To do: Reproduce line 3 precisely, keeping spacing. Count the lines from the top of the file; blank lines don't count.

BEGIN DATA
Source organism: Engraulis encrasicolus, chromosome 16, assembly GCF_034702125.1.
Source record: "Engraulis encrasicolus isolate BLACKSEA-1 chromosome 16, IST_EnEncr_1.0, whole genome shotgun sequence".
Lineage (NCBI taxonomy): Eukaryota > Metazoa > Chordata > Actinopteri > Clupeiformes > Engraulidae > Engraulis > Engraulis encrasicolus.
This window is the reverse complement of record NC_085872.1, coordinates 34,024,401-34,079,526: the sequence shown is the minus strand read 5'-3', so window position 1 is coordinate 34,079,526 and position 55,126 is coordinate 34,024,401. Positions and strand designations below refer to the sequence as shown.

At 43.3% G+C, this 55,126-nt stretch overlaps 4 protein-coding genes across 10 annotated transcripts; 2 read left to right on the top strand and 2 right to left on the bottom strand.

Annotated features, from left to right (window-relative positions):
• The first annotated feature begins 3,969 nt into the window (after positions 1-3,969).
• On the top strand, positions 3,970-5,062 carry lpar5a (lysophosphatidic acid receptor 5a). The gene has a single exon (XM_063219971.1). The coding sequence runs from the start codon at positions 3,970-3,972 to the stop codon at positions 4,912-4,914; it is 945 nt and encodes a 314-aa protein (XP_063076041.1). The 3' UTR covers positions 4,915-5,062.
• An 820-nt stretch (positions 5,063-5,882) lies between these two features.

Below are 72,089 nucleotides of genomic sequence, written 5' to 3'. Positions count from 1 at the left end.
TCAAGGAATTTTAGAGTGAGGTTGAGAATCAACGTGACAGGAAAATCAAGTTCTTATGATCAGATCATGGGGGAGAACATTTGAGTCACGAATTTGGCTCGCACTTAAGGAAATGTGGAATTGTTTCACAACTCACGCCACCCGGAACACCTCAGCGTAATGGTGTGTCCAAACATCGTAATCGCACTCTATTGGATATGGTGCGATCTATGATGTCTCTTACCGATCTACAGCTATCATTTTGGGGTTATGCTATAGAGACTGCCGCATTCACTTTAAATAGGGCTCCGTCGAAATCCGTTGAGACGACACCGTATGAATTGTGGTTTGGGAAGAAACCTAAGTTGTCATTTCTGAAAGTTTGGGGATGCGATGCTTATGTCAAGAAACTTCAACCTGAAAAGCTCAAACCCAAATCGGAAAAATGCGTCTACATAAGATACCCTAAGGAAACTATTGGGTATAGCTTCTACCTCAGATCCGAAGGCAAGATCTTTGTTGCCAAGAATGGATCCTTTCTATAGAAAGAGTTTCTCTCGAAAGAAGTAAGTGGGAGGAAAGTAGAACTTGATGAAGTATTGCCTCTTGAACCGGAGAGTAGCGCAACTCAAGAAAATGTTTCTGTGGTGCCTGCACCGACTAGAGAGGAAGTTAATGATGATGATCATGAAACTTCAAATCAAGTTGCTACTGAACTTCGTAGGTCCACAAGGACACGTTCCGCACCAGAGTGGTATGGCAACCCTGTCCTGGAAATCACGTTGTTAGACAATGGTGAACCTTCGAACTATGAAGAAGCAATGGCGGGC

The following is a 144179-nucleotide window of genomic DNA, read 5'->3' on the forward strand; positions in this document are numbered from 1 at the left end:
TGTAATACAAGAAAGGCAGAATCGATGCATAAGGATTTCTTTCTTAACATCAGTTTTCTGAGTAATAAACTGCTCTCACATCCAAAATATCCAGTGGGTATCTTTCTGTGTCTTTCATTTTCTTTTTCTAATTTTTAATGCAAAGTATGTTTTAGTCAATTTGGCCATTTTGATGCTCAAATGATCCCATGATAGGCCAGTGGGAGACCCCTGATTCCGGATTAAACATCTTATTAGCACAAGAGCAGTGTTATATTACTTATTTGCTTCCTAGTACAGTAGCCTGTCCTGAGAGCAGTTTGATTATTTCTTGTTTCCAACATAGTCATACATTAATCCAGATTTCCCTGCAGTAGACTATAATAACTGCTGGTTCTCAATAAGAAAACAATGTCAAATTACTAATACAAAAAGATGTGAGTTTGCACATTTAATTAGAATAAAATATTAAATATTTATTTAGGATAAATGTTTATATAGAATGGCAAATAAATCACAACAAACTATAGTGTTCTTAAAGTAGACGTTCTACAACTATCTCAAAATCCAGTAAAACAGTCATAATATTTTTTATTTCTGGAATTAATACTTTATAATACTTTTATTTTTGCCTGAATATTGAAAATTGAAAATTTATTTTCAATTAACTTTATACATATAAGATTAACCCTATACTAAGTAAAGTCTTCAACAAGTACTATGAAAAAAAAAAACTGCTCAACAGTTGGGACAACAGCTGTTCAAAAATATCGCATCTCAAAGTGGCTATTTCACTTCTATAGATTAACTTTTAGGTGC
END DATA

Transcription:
Lineage (NCBI taxonomy): Eukaryota > Metazoa > Chordata > Actinopteri > Clupeiformes > Engraulidae > Engraulis > Engraulis encrasicolus.